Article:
31 Dec 2014
The Longford Phoenix: A Would You Believe Special - RTE
On Christmas Morning, 2009, the people of Longford woke up to the devastating news that their beloved St Mel's Cathedral was engulfed by flames. A fault in the heating system took hold during the small hours. Mercifully, no-one was injured, but, during one of the harshest winters in memory and in the midst of a deep recession, the disaster was a real kick in the teeth for Longford. The local Bishop, Colm O'Reilly, was heartbroken. He wept openly on the RTÉ News. But he also determined that this 170 year old landmark would be rebuilt.
In The Longford Phoenix, RTÉ's Midlands Correspondent, Ciarán Mullooly, and Would You Believe? filmmaker, Birthe Tonseth, chart the long and arduous process of transforming the cathedral from a roofless ruin back to its former glory. [You can watch the programme for 21 days on the RTE Player HERE]
Over the last five years, master craftsmen and women from all over Ireland have come together with people from the local community to work on one of the largest restoration projects in Europe. Ancient skills - lime-plastering, masonry, carpentry and glazing - have had to be re-learned and precious building materials sourced from far and wide, in order to replicate the cathedral's ruined features. Twenty-eight enormous limestone pillars have been replaced; the distinctive lime-plaster barrel-vaulted ceiling has been totally recreated and the priceless Harry Clarke stained glass windows restored. The new St Mel's also has a new 7.5 ton Carrara marble altar and some very modern stained glass windows. But will the people of Longford like these new features? Many of them had a deep affection for the old cathedral and may not welcome change.
The original was built with the pennies of the poor during the famine era. Its first stones were laid soon after Catholic Emancipation, in the 1840s, but the church was not completed and consecrated until 1893, because of the impact of the famine and emigration.
The current five-year €30 million restoration has been funded largely by insurance, so fund-raising was not the biggest issue. There were, however, those who questioned the wisdom of re-building a vast cathedral during a recession, at a time when church-going is in decline in Ireland and that amount of money could arguably be better spent. So, what will be the new cathedral's place in the community and in the hearts of the people of Longford? Bishop Colm and his successor, Bishop Francis Duffy, are determined that the new St Mel's will be more than a reconstruction of the previous one: in form and function, it should represent the renewal and future of the Church in Ireland. But is that how the people themselves will see it?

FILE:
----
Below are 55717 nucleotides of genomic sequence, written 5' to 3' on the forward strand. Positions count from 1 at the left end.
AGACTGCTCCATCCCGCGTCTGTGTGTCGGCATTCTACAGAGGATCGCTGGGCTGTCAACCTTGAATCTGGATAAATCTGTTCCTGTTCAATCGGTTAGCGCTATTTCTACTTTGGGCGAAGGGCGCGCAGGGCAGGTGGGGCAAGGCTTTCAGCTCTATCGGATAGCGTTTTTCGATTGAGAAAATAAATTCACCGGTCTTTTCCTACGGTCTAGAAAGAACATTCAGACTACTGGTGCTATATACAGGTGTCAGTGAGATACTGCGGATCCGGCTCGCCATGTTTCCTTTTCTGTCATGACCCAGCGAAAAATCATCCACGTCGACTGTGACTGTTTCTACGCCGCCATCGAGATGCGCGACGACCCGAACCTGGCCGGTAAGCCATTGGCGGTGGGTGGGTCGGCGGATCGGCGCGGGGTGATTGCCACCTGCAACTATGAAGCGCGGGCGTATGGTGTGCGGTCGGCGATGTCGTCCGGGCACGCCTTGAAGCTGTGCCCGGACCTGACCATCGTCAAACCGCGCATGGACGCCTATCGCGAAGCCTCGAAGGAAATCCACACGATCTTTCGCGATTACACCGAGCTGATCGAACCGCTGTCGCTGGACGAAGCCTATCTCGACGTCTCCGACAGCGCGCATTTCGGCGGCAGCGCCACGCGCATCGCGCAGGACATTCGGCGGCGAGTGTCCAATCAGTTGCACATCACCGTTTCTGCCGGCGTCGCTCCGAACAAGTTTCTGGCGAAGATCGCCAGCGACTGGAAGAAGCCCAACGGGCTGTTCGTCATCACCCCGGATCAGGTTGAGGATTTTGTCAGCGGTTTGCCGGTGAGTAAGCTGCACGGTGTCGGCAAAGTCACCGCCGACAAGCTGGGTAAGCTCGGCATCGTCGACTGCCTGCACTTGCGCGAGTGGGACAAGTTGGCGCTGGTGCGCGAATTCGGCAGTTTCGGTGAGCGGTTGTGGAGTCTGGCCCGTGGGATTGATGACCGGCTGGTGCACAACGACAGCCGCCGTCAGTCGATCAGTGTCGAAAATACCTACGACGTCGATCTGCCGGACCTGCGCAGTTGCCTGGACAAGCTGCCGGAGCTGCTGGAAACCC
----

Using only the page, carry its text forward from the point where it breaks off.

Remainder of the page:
In 2014, they queued in their droves for an early glimpse inside, on the first occasion when they were allowed in to view the work in progress. But will those same people keep coming, once the cathedral re-opens for good this Christmas?
The Longford Phoenix is full of characters and stories. Many local people, for instance, see the survival, unscathed, of a Holy Family painting, St Caillin's book shrine and the Blessed Sacrament in a tabernacle as nothing short of miraculous, given that, just metres away, limestone columns crumbled in the 1000+ degree heat. Miraculous or not, those items have become symbols of hope.
For the last five year's Ciarán Mullooly and Birthe Tonseth have painstakingly captured the key moments in the phoenix-like re-birth of St Mel's from the ashes of the old cathedral. Their hour-long special documentary, to be broadcast on 30 December, chronicles the entire process, from the scenes of grief and devastation, at Christmas 2009, to the triumphant inaugural Midnight Mass, simulcast on RTÉ Television and Radio, this Christmas Eve at 11pm. always assuming the reconstruction work is completed on time. The Cathedral will then also broadcast a second Mass on Christmas morning to a European-wide audience, via eight different broadcasters.
As the destruction and restoration of St Mel's has demonstrated, a cathedral is much more than a building. The people of Longford are the human stones of the Church and when St Mel's reopens for Midnight Mass on Christmas Eve - five years to the day after the fire - it will be filled with local parishioners, overjoyed to have their beloved church back.
The phoenix will be re-born.